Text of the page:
Legend, song, and custom link the cherry tree to the CHRISTMAS SEASON. In all three the cherry tree performs unusual feats in response to the power of God or the magic of the season.
An old Christian legend, first recorded in the apocryphal Gospel of Pseudo-Matthew, makes the cherry tree the subject of one of the infant JESUS’first miracles. The original Latin text containing the tale dates back to the eighth or ninth century. This version of the story tells of an event that occurred shortly after Jesus’birth. JOSEPH, MARY, and the infant Jesus were traveling in the desert. The couple spied a palm tree and went to rest under its shadow. Joseph worried about how they were going to find water. Mary expressed a wish for the dates she saw hanging high above them. Joseph scolded his wife for asking for something so far out of his reach. Then the baby Jesus spoke to the tree, ordering it to bend down so his mother could gather the fruit. The tree obeyed. Jesus also commanded an underground spring to surface so they could drink and fill their water bags.
As the tale passed from one teller to another, many variations oc-curred. In later versions of the story the incident takes place before Jesus is born. Moreover, as the tale became popular in EUROPE, the tree which Jesus commands to bow down changes to species more familiar to Europeans. In Britain, the newer versions of the story featured a cherry tree. In these later interpretations of the tale, Joseph and his pregnant wife are walking by some cherry trees laden with ripe fruit. Mary asks Joseph to pick some cherries for her. He refuses in a rude manner, with the implication that he still questions the origins of her mysterious pregnancy. Jesus, from inside the womb, then commands the cherry tree to bow down so his mother can pick fruit. Joseph stands by sheepishly and observes this miracle. The earliest recorded version of this story in the English language appeared in a fifteenth-century miracle play. Eventually this popular tale was set to music in the Christmas song known as “The Cherry Tree Carol” (see also CHRISTMAS CAROL).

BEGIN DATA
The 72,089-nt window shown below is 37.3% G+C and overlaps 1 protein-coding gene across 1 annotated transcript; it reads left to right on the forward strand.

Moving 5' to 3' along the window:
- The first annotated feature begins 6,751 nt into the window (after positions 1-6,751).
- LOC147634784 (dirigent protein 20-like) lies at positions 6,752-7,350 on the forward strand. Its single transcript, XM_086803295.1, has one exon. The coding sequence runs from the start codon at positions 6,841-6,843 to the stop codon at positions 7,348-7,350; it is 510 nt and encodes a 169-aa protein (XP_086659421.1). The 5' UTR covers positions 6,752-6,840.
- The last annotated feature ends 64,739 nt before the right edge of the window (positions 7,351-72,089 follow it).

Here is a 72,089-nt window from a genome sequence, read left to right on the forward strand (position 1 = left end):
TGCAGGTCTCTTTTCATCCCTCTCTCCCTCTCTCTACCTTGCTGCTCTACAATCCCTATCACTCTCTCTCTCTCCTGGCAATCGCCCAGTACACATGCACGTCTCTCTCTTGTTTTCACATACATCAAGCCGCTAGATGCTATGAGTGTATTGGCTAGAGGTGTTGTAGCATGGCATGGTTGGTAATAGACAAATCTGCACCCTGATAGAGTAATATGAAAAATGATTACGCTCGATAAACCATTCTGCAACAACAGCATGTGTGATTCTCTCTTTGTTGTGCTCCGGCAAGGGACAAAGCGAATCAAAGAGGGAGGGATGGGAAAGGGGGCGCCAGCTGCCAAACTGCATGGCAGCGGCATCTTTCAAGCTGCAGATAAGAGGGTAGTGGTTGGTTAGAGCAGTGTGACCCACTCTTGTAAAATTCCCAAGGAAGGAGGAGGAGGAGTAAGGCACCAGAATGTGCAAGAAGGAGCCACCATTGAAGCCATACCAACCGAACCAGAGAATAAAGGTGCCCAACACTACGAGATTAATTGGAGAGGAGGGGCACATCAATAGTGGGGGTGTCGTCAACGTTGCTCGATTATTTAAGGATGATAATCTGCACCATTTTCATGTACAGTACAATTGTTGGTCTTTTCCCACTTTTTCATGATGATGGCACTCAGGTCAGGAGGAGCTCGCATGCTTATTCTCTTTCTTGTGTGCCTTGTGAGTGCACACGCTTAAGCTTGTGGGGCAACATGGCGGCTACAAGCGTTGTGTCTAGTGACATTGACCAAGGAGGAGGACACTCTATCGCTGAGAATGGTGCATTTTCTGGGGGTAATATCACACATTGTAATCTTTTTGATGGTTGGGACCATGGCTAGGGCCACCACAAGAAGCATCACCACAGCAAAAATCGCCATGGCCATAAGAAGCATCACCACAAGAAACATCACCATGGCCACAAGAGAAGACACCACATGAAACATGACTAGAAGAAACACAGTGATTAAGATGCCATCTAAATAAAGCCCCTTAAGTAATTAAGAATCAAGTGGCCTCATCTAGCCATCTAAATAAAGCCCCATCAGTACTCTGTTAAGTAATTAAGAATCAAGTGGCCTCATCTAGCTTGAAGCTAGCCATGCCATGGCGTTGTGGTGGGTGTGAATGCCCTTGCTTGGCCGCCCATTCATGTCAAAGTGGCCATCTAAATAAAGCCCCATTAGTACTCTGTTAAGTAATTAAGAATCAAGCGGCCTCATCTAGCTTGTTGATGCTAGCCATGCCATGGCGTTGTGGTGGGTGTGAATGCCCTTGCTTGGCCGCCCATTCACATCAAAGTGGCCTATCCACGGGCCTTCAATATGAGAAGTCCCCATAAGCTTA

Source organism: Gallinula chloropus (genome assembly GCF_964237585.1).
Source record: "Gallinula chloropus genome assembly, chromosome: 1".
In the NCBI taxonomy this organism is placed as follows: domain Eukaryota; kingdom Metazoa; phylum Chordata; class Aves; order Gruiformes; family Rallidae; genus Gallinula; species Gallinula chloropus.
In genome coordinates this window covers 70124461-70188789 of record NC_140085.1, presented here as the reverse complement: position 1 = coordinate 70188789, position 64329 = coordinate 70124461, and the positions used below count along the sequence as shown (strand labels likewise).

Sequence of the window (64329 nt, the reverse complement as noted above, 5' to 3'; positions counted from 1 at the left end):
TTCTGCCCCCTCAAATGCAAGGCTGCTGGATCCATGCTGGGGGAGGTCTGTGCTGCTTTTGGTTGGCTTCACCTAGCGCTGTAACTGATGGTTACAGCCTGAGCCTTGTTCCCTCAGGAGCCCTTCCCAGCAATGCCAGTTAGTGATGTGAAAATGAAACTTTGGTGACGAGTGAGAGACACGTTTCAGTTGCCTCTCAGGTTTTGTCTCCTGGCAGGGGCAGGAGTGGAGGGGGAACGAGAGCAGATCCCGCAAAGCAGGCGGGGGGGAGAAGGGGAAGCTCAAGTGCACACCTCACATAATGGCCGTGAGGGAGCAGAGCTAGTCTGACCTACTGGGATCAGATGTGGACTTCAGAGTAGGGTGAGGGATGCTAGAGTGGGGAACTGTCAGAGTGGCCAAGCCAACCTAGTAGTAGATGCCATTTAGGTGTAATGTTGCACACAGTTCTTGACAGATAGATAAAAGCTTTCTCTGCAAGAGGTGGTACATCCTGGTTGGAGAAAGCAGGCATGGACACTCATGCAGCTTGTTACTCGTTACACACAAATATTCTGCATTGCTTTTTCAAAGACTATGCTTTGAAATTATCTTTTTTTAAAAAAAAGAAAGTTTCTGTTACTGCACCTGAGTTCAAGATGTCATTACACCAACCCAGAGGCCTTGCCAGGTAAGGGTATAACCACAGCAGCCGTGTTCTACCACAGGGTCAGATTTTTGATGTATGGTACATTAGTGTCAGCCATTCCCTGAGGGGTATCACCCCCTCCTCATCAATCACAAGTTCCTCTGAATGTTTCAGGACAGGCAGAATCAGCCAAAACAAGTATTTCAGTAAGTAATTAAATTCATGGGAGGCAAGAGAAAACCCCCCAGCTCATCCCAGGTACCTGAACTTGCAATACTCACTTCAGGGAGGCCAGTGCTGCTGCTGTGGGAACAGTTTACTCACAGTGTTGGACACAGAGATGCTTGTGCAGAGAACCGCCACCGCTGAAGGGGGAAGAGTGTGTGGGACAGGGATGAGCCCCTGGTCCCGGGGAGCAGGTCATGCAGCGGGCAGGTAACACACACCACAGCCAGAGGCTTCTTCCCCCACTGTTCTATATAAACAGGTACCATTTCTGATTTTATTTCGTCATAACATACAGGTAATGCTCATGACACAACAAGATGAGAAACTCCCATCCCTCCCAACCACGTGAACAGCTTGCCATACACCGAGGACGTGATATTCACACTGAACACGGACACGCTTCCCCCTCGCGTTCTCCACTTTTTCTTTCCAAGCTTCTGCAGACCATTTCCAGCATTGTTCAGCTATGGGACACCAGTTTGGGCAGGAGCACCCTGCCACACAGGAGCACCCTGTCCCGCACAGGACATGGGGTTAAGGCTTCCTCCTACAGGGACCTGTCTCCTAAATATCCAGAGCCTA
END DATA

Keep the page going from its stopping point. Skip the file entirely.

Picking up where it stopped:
In medieval Europe a miracle play concerning the expulsion of ADAM AND EVE from the Garden of Eden was often performed around Christmas time. The play featured one central prop, the PARADISE TREE. Apples hung from its branches as a symbol of Eve’s act of disobedience, but some also added cherries as a symbol of Mary.
According to an old custom, Germans, Czechs, Austrians, Poles, and other central and eastern Europeans begin Barbara branches on December 4, ST. BARBARA’S DAY. A branch is broken off a cherry tree and kept in a pot of water near the stove. This premature warmth encourages the branch to blossom. Old folklore suggests that if the buds blossom on Christmas Eve, the girl who tended the branch will find a good husband within the year. Others interpret the Christmas flowers as signs that good fortune will visit the household in the coming year. This old custom has regained some popularity among Western Christians. Instead of cherry branches, some people use apple, plum, almond, forsythia, jasmine, or horse chestnut branches.